I have regrettably developed a severe allergy to P-Phenylenediamine and possibly other dye substances. Over the last month, this has taken the form of violent Contact Dermatitis (think about what happens when you touch Poison Oak): inflammation, rash, blisters, itching – all the nasty ways your skin tells you that it is very unhappy about something you touched. I just finished taking Prednisone for several weeks – Prednisone is a synthetic corticosteroid drug that is particularly effective as an immunosuppressant - and am getting ready for a full allergy test at University of California at San Francisco – Dermatology Clinic.
I am writing this blog not so much to share my woe as to spread the word in case my readers may also experience this allergy. It certainly took me by surprise!
Paraphenylenediamine turns out to be a very common substance, found in:
- hair dye, coloring rinse, comb-in hair tint, shampoo-in highlight, lowlights
- skin paint, dark makeup, dark lipstick
- henna tattoo
- dye for socks, support hose, shoe dye
- textile, rubber, and fur dyes
- violin chin-rest stain
- antioxidant in antifreeze, fuels, corrosion inhibitor in oils, gasoline sweetener
- plastic manufacture, rubber antioxidant
- printing ink, antiozonant
- milk testing reagent, water testing reagent
- retarder in acrylate production
- lithography, photocopying
- photo or x-ray film developing
A generalized reaction to PPD can also occur from taking closely related saccharin sweeteners, thiazide diuretics, sulfanamide antibiotics, sufonylurea antidiabetic agents, PAS, or celecoxib.
Some persons allergic to PPD will also react to black rubber mix, parabens, benzocaine group anesthetics, PABA family sunscreens, and azo dyes, especially orange and yellow, often in ballpoint pens.
This information is from the American Contact Dermatitis Society (ACDS).
Image Copyright 2014 by Katy Dickinson – detail showing vanity – from a stained glass window at St. Andrew’s Episcopal Church, Saratoga, California by Mark Adams
This morning was our annual backyard Easter Egg Hunt – a very popular event among our friends, family, and neighbors. About 15 children (ages 18 months to 21 years) joined the search for hundreds of plastic eggs filled with chocolate candies. For the adults, there were two specially hidden eggs: gold and silver. Only the following poems gave clues to their locations:
I know a bed where the wild thyme blows,
Where iris and nodding rosemary grows,
Quite over-canopied with luscious lemondrops,
With sweet musk-roses and with nasturtium:
There sleep sweet bees sometime of the night,
Lull’d in these flowers with dances and delight;
And there snake throws her cold enamell’d skin,
Weed wide enough to wrap a fairy in.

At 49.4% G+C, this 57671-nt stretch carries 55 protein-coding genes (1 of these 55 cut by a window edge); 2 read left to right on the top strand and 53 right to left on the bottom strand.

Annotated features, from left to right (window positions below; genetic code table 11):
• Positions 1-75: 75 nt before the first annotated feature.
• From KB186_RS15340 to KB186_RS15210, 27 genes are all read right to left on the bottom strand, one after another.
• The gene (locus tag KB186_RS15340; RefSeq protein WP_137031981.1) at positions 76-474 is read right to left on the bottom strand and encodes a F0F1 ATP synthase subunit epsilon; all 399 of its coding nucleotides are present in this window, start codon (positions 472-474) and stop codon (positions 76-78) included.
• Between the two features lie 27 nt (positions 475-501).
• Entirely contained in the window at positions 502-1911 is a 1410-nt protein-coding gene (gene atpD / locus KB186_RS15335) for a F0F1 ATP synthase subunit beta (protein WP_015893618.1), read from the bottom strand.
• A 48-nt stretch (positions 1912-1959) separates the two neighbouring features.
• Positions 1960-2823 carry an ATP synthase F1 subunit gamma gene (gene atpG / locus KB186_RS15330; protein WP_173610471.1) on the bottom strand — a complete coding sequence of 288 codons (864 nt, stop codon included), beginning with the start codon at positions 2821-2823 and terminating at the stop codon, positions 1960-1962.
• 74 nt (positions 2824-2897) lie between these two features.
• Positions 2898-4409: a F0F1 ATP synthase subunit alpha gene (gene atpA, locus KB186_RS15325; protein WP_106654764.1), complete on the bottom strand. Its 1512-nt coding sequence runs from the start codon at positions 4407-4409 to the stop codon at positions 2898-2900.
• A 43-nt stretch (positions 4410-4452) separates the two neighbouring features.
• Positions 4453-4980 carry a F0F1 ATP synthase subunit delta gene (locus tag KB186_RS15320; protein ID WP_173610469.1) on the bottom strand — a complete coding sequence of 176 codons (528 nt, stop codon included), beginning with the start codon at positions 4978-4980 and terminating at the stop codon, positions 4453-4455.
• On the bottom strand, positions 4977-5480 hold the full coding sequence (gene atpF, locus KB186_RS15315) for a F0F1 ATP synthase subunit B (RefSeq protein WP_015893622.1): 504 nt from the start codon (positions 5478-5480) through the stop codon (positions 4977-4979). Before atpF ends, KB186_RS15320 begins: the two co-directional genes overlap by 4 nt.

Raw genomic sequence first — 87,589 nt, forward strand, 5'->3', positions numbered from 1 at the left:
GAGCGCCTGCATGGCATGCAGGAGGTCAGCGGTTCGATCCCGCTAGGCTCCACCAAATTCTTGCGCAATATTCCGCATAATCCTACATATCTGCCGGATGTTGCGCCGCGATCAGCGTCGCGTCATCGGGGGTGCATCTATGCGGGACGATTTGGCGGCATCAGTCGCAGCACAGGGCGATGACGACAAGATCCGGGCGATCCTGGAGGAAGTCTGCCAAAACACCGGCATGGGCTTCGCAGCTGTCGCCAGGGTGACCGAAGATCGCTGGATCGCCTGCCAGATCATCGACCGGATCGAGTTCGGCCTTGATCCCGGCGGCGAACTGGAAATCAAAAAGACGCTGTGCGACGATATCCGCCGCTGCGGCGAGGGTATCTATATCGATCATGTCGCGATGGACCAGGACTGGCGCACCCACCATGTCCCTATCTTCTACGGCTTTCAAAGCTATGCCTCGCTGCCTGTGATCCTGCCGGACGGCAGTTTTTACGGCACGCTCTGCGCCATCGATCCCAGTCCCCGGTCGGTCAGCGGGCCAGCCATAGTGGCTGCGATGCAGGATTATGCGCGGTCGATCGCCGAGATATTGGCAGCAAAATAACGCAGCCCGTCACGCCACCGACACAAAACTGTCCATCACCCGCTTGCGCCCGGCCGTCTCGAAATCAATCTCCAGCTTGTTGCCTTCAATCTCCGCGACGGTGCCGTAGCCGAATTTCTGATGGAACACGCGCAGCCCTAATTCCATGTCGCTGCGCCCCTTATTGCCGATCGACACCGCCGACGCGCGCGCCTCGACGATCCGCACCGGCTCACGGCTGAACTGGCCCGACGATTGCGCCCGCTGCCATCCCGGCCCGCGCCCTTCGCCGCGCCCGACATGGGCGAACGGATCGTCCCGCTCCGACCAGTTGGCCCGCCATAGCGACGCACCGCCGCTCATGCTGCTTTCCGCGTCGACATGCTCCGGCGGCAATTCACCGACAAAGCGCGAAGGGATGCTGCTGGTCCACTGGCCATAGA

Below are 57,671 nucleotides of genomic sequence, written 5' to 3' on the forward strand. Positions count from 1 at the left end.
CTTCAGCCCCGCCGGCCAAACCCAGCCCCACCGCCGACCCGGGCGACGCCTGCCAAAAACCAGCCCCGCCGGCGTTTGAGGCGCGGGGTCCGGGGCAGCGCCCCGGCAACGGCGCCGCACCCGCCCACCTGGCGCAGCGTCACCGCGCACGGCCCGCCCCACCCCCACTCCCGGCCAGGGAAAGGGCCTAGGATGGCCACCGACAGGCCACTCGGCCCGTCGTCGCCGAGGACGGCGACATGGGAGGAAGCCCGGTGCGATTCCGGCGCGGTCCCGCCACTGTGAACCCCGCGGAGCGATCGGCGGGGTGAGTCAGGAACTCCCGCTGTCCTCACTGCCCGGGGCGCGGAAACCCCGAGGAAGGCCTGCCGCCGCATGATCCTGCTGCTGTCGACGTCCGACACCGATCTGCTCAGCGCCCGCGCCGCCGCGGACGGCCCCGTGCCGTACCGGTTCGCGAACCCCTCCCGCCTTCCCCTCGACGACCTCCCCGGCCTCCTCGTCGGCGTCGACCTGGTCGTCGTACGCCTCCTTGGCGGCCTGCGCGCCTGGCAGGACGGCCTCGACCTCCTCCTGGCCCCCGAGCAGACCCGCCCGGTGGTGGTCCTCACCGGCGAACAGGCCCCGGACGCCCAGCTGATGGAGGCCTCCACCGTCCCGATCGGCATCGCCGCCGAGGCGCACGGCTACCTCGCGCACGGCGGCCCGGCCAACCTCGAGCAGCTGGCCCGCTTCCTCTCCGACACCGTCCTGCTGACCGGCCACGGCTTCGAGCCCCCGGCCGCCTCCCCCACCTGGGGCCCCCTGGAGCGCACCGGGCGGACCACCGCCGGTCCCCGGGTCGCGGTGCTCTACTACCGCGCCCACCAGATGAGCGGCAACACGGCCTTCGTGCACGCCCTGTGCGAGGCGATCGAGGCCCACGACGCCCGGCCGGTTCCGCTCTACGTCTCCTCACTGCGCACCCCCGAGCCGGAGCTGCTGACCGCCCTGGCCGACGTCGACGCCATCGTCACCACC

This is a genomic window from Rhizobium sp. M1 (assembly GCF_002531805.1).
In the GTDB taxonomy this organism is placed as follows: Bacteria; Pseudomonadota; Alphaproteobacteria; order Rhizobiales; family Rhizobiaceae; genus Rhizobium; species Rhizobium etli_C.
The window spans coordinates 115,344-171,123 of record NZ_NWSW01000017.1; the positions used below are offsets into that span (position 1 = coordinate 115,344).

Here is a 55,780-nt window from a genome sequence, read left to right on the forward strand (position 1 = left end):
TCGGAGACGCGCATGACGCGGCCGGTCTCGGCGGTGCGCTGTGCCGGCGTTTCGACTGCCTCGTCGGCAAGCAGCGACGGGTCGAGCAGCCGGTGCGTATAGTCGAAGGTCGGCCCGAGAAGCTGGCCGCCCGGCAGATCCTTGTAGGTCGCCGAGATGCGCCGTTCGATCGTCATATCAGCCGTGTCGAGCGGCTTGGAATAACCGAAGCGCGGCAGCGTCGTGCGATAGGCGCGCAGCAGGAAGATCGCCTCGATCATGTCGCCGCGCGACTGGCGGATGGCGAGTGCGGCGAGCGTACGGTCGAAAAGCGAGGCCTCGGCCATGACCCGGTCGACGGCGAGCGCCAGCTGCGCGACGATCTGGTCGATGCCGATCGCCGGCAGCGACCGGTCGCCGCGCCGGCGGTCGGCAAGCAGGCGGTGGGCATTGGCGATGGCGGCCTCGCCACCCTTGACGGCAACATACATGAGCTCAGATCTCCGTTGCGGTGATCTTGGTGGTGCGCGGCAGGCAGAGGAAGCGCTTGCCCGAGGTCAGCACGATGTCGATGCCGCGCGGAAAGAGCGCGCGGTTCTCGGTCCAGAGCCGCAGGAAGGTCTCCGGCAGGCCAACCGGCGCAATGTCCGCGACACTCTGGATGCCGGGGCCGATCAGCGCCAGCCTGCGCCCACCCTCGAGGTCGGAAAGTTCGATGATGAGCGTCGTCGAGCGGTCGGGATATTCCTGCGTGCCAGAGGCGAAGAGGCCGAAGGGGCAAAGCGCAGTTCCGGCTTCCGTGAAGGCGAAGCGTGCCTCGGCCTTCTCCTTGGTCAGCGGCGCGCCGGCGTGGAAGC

I have 3 guards for my home-place
The same number of eyes and legs between them
They keep for me in a safer space.
One would walk if he were fitted for a mind-Chem
but instead keeps me in the cool.
One is anxious but smiles except when asleep
One at ball’s drop can only drool
One was born only to be buried down deep
Can you find my comfy ark?
Or will you get lost in the barks?
Thanks to the Associate Easter Bunny, my daughter Jessica for her contributions to the poems (from Washington DC), and thanks to Paul and John for helping create today’s festivities! Clara and Paul and Dan teamed up to find the gold and silver eggs – and were rewarded with Peeps Chocolate Eggs for their hunting prowess.
Each Spring, I work for weeks to make our garden a demi-paradise for this event – full of flowers and rock borders suitable for hiding eggs. Easter coincided this year with the seed storms of the cottonwoods on the Guadalupe River in San Jose. Fluffy white seeds blow over everything like dry snow - so much spiderweb removal was needed, especially on WP668, our backyard caboose.
It is such a joy to watch the children filling their baskets, then re-hiding eggs for each other once the hundreds of eggs hidden in the morning by the Easter Bunny have been collected. A delightful celebration of new life and renewal!
21 April 2014 – On the day after the Easter Egg Hunt, I am still finding eggs in the garden (some after the dogs have chewed them)…
Images Copyright John Plocher and Katy Dickinson
I have been thinking during this twenty year anniversary and rememberance of the Rwandan Genocide of the remarkable emerging leaders I met during my recent visit as part of the TechWomen Rwanda delegation. Tomorrow, at the American Association of University Women (AAUW) California convention in Los Angeles, I am giving a breakfast talk on mentoring. I will open my talk by describing the delegation’s visit to meet the inspiring Gashora Girls Academy (GGAST) in Rwanda – as way of illustrating how mentoring is about meeting people where they are. I have been saving the Rwanda remembrance news stories served up by my Feedly reader, as a way seeing how the world understands these events and what came after. Here is what I have so far:
- Rwanda Genocide Anniversary: 20 Years Later, Flame Stirs Memories Huffington Post, by Jason Straziuso, 28 March 2014
- A good man in Rwanda BBC, by Mark Doyle, 5 April 2014
- The photographs that reunited families, BBC, by Phil Coomes, 4 April 2014
- How Abandonment In Rwandan Genocide Changed Peacekeepers’ Role, NPR, by Gregory Warner, 6 April 2014
- Fighting For Rwanda’s Justice In France, NPR, 6 April 2014